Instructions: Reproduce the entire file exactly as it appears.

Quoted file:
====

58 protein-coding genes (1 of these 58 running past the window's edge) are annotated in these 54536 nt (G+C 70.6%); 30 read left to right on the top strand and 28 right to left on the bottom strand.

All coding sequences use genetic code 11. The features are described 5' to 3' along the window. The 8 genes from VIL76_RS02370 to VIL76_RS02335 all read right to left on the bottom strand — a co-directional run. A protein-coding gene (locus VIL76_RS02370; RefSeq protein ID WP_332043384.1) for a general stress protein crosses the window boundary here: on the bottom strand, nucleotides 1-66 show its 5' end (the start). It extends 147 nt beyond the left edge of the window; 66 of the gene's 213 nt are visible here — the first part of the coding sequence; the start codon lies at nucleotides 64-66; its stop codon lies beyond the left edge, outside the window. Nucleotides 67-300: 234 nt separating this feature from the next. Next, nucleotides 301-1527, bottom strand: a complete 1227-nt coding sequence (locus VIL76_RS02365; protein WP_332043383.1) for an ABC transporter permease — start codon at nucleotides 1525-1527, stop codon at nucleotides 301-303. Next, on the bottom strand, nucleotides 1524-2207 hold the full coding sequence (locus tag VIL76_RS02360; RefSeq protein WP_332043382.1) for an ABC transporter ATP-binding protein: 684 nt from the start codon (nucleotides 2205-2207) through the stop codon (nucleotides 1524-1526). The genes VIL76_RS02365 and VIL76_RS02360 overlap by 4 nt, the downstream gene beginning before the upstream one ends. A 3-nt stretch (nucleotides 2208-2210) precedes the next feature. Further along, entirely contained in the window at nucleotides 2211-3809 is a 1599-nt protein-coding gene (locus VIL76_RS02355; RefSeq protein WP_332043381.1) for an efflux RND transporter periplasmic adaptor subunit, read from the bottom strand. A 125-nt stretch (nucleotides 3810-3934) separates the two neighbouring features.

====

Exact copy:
58 protein-coding genes (1 of these 58 running past the window's edge) are annotated in these 54536 nt (G+C 70.6%); 30 read left to right on the top strand and 28 right to left on the bottom strand.

All coding sequences use genetic code 11. The features are described 5' to 3' along the window. The 8 genes from VIL76_RS02370 to VIL76_RS02335 all read right to left on the bottom strand — a co-directional run. A protein-coding gene (locus VIL76_RS02370; RefSeq protein ID WP_332043384.1) for a general stress protein crosses the window boundary here: on the bottom strand, nucleotides 1-66 show its 5' end (the start). It extends 147 nt beyond the left edge of the window; 66 of the gene's 213 nt are visible here — the first part of the coding sequence; the start codon lies at nucleotides 64-66; its stop codon lies beyond the left edge, outside the window. Nucleotides 67-300: 234 nt separating this feature from the next. Next, nucleotides 301-1527, bottom strand: a complete 1227-nt coding sequence (locus VIL76_RS02365; protein WP_332043383.1) for an ABC transporter permease — start codon at nucleotides 1525-1527, stop codon at nucleotides 301-303. Next, on the bottom strand, nucleotides 1524-2207 hold the full coding sequence (locus tag VIL76_RS02360; RefSeq protein WP_332043382.1) for an ABC transporter ATP-binding protein: 684 nt from the start codon (nucleotides 2205-2207) through the stop codon (nucleotides 1524-1526). The genes VIL76_RS02365 and VIL76_RS02360 overlap by 4 nt, the downstream gene beginning before the upstream one ends. A 3-nt stretch (nucleotides 2208-2210) precedes the next feature. Further along, entirely contained in the window at nucleotides 2211-3809 is a 1599-nt protein-coding gene (locus VIL76_RS02355; RefSeq protein WP_332043381.1) for an efflux RND transporter periplasmic adaptor subunit, read from the bottom strand. A 125-nt stretch (nucleotides 3810-3934) separates the two neighbouring features.